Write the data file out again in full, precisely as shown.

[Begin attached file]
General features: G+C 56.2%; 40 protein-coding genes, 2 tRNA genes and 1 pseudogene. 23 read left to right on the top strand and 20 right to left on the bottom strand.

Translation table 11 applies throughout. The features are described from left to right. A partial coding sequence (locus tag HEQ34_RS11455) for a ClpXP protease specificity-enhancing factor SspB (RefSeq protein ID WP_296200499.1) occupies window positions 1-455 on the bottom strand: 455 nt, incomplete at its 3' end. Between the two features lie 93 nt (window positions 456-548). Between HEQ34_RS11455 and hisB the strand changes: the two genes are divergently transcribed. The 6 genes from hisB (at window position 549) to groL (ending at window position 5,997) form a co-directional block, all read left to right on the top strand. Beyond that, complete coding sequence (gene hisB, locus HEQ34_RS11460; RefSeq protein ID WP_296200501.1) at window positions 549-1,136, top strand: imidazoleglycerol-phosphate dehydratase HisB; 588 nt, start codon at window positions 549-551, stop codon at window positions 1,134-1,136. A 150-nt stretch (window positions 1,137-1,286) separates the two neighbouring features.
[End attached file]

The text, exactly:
General features: G+C 56.2%; 40 protein-coding genes, 2 tRNA genes and 1 pseudogene. 23 read left to right on the top strand and 20 right to left on the bottom strand.

Translation table 11 applies throughout. The features are described from left to right. A partial coding sequence (locus tag HEQ34_RS11455) for a ClpXP protease specificity-enhancing factor SspB (RefSeq protein ID WP_296200499.1) occupies window positions 1-455 on the bottom strand: 455 nt, incomplete at its 3' end. Between the two features lie 93 nt (window positions 456-548). Between HEQ34_RS11455 and hisB the strand changes: the two genes are divergently transcribed. The 6 genes from hisB (at window position 549) to groL (ending at window position 5,997) form a co-directional block, all read left to right on the top strand. Beyond that, complete coding sequence (gene hisB, locus HEQ34_RS11460; RefSeq protein ID WP_296200501.1) at window positions 549-1,136, top strand: imidazoleglycerol-phosphate dehydratase HisB; 588 nt, start codon at window positions 549-551, stop codon at window positions 1,134-1,136. A 150-nt stretch (window positions 1,137-1,286) separates the two neighbouring features.